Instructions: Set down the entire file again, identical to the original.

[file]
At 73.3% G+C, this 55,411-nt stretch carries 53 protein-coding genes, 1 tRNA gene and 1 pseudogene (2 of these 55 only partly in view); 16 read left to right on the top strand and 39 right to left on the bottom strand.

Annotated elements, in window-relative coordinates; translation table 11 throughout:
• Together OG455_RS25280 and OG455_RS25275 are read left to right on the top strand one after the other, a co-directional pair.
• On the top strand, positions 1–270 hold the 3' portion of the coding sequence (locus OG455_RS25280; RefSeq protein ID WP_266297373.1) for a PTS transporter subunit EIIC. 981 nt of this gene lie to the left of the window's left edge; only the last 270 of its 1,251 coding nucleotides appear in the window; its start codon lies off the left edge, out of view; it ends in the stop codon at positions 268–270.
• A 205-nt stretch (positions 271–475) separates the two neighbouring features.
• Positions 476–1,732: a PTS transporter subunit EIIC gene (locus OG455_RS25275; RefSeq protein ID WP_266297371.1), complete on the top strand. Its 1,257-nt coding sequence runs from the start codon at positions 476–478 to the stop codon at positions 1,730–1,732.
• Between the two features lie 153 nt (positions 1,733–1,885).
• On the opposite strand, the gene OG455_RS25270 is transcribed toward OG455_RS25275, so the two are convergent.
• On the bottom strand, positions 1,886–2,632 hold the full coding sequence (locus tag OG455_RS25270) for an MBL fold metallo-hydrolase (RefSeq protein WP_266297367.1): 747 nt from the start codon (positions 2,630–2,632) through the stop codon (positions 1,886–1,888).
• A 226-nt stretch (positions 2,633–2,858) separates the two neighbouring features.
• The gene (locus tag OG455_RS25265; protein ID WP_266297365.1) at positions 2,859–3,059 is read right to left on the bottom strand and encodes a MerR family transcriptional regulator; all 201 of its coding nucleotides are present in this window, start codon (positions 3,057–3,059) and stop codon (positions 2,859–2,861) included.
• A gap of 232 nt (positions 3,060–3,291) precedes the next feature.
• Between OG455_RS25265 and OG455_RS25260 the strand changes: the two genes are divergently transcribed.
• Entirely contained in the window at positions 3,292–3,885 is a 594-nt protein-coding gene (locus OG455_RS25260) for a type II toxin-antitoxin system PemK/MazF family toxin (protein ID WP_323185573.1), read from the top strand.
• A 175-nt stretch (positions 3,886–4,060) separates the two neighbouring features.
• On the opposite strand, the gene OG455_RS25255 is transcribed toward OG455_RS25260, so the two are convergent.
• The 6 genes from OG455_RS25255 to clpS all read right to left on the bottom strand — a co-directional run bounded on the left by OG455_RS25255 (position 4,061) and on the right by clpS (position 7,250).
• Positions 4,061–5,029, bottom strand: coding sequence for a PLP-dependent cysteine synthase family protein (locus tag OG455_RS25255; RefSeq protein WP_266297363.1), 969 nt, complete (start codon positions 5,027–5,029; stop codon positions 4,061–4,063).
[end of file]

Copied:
At 73.3% G+C, this 55,411-nt stretch carries 53 protein-coding genes, 1 tRNA gene and 1 pseudogene (2 of these 55 only partly in view); 16 read left to right on the top strand and 39 right to left on the bottom strand.

Annotated elements, in window-relative coordinates; translation table 11 throughout:
• Together OG455_RS25280 and OG455_RS25275 are read left to right on the top strand one after the other, a co-directional pair.
• On the top strand, positions 1–270 hold the 3' portion of the coding sequence (locus OG455_RS25280; RefSeq protein ID WP_266297373.1) for a PTS transporter subunit EIIC. 981 nt of this gene lie to the left of the window's left edge; only the last 270 of its 1,251 coding nucleotides appear in the window; its start codon lies off the left edge, out of view; it ends in the stop codon at positions 268–270.
• A 205-nt stretch (positions 271–475) separates the two neighbouring features.
• Positions 476–1,732: a PTS transporter subunit EIIC gene (locus OG455_RS25275; RefSeq protein ID WP_266297371.1), complete on the top strand. Its 1,257-nt coding sequence runs from the start codon at positions 476–478 to the stop codon at positions 1,730–1,732.
• Between the two features lie 153 nt (positions 1,733–1,885).
• On the opposite strand, the gene OG455_RS25270 is transcribed toward OG455_RS25275, so the two are convergent.
• On the bottom strand, positions 1,886–2,632 hold the full coding sequence (locus tag OG455_RS25270) for an MBL fold metallo-hydrolase (RefSeq protein WP_266297367.1): 747 nt from the start codon (positions 2,630–2,632) through the stop codon (positions 1,886–1,888).
• A 226-nt stretch (positions 2,633–2,858) separates the two neighbouring features.
• The gene (locus tag OG455_RS25265; protein ID WP_266297365.1) at positions 2,859–3,059 is read right to left on the bottom strand and encodes a MerR family transcriptional regulator; all 201 of its coding nucleotides are present in this window, start codon (positions 3,057–3,059) and stop codon (positions 2,859–2,861) included.
• A gap of 232 nt (positions 3,060–3,291) precedes the next feature.
• Between OG455_RS25265 and OG455_RS25260 the strand changes: the two genes are divergently transcribed.
• Entirely contained in the window at positions 3,292–3,885 is a 594-nt protein-coding gene (locus OG455_RS25260) for a type II toxin-antitoxin system PemK/MazF family toxin (protein ID WP_323185573.1), read from the top strand.
• A 175-nt stretch (positions 3,886–4,060) separates the two neighbouring features.
• On the opposite strand, the gene OG455_RS25255 is transcribed toward OG455_RS25260, so the two are convergent.
• The 6 genes from OG455_RS25255 to clpS all read right to left on the bottom strand — a co-directional run bounded on the left by OG455_RS25255 (position 4,061) and on the right by clpS (position 7,250).
• Positions 4,061–5,029, bottom strand: coding sequence for a PLP-dependent cysteine synthase family protein (locus tag OG455_RS25255; RefSeq protein WP_266297363.1), 969 nt, complete (start codon positions 5,027–5,029; stop codon positions 4,061–4,063).